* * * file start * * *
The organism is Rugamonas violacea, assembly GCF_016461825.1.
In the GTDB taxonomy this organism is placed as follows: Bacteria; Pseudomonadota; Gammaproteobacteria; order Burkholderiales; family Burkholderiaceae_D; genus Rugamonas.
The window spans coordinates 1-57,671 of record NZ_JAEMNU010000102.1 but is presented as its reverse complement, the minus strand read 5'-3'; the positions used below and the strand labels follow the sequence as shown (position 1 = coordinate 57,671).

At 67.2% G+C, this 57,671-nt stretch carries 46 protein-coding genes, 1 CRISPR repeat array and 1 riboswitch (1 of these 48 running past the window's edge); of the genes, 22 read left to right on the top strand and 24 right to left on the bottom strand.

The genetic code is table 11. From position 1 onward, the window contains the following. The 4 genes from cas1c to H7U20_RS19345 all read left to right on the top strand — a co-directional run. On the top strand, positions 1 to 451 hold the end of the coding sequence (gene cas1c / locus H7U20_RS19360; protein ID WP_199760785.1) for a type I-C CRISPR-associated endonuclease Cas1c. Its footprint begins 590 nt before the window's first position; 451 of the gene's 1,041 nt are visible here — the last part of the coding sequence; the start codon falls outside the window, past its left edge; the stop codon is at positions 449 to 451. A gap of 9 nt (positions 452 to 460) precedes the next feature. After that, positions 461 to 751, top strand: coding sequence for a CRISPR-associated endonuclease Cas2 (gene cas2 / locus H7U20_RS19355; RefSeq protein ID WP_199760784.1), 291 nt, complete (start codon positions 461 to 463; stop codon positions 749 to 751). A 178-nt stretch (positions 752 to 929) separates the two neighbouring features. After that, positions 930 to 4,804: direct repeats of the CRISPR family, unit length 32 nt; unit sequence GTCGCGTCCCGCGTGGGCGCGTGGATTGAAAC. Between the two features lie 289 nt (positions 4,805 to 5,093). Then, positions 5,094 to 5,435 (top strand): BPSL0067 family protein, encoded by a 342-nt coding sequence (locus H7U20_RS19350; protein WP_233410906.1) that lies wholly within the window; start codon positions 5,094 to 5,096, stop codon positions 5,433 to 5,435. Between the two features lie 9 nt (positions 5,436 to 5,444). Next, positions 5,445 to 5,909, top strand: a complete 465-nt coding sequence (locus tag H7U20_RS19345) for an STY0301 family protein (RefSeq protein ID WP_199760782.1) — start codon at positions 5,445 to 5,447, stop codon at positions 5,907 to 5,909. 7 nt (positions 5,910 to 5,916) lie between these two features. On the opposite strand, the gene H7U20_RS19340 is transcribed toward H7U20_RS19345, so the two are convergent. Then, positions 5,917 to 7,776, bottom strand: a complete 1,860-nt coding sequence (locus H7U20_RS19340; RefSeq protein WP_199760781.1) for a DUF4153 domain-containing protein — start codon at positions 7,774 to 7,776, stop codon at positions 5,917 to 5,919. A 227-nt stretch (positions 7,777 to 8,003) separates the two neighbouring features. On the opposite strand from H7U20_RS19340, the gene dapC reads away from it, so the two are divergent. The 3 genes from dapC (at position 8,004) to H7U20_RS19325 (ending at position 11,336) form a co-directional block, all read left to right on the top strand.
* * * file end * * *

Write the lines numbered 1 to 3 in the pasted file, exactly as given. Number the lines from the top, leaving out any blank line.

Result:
The organism is Rugamonas violacea, assembly GCF_016461825.1.
In the GTDB taxonomy this organism is placed as follows: Bacteria; Pseudomonadota; Gammaproteobacteria; order Burkholderiales; family Burkholderiaceae_D; genus Rugamonas.
The window spans coordinates 1-57,671 of record NZ_JAEMNU010000102.1 but is presented as its reverse complement, the minus strand read 5'-3'; the positions used below and the strand labels follow the sequence as shown (position 1 = coordinate 57,671).